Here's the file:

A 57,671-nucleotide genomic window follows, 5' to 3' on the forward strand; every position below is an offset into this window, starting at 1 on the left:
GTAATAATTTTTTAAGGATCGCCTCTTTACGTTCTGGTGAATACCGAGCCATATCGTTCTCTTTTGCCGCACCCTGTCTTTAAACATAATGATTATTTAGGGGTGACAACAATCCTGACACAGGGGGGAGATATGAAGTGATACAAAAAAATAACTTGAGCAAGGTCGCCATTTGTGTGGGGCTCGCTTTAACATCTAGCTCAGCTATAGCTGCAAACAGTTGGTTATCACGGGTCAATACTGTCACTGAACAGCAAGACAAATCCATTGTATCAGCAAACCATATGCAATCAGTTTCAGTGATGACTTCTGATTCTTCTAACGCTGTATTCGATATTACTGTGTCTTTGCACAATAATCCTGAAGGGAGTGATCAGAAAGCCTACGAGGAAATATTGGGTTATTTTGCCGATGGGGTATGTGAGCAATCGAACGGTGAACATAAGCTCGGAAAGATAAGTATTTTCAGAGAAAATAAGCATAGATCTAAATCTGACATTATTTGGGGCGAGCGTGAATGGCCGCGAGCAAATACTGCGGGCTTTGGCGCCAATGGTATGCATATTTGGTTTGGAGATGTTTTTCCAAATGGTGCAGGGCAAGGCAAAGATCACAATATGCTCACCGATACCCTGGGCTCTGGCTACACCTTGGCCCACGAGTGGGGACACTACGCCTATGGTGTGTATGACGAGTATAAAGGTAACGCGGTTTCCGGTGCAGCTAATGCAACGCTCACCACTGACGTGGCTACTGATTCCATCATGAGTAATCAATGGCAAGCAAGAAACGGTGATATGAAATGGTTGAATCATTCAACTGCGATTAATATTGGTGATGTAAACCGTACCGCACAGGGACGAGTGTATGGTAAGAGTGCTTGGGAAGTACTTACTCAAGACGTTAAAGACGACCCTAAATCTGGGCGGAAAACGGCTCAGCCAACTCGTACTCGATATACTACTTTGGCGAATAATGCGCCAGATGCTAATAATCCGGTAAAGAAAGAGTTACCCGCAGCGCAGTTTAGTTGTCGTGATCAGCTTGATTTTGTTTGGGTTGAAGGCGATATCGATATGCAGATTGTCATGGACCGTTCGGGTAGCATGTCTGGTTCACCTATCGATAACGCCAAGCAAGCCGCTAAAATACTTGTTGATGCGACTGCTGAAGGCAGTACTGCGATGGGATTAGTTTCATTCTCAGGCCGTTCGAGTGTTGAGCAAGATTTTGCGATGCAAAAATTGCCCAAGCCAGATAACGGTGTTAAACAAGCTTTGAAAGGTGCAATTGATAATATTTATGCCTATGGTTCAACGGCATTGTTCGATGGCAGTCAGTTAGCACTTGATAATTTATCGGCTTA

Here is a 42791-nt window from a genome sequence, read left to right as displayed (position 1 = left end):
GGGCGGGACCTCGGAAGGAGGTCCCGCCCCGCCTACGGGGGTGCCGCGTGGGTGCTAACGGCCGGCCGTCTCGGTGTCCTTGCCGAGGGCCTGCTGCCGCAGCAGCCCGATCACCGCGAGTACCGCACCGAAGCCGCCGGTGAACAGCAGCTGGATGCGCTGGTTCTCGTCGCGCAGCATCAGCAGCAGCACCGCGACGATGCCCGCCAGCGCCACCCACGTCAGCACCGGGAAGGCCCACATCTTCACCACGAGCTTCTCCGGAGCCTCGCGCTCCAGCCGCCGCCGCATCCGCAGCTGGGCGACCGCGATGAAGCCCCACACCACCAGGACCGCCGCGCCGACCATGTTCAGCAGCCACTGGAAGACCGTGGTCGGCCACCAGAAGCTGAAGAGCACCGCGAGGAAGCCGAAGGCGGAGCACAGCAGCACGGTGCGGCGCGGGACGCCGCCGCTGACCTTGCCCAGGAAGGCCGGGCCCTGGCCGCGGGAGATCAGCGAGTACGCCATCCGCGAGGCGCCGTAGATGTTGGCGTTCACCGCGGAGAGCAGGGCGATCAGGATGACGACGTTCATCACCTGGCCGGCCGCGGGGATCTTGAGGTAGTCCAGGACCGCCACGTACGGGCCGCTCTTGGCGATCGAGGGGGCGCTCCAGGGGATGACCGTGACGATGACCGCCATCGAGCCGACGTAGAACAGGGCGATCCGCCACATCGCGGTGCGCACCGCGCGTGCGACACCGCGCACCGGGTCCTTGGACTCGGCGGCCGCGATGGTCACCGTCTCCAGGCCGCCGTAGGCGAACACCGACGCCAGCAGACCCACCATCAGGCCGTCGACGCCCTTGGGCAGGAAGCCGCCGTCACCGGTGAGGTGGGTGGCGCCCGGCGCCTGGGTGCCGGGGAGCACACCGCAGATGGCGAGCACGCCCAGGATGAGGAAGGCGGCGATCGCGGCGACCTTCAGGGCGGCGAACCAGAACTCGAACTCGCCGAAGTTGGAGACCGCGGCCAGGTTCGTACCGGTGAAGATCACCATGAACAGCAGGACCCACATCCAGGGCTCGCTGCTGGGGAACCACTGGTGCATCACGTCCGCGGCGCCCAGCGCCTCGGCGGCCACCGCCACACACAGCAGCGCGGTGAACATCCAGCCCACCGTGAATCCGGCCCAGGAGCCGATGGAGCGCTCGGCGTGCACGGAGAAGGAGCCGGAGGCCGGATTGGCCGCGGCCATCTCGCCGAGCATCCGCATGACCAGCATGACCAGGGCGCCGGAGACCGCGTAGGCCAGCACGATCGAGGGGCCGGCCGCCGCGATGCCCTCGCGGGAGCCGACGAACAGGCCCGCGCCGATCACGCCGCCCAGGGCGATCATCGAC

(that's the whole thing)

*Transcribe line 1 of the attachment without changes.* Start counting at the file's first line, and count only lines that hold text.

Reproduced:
A 57,671-nucleotide genomic window follows, 5' to 3' on the forward strand; every position below is an offset into this window, starting at 1 on the left: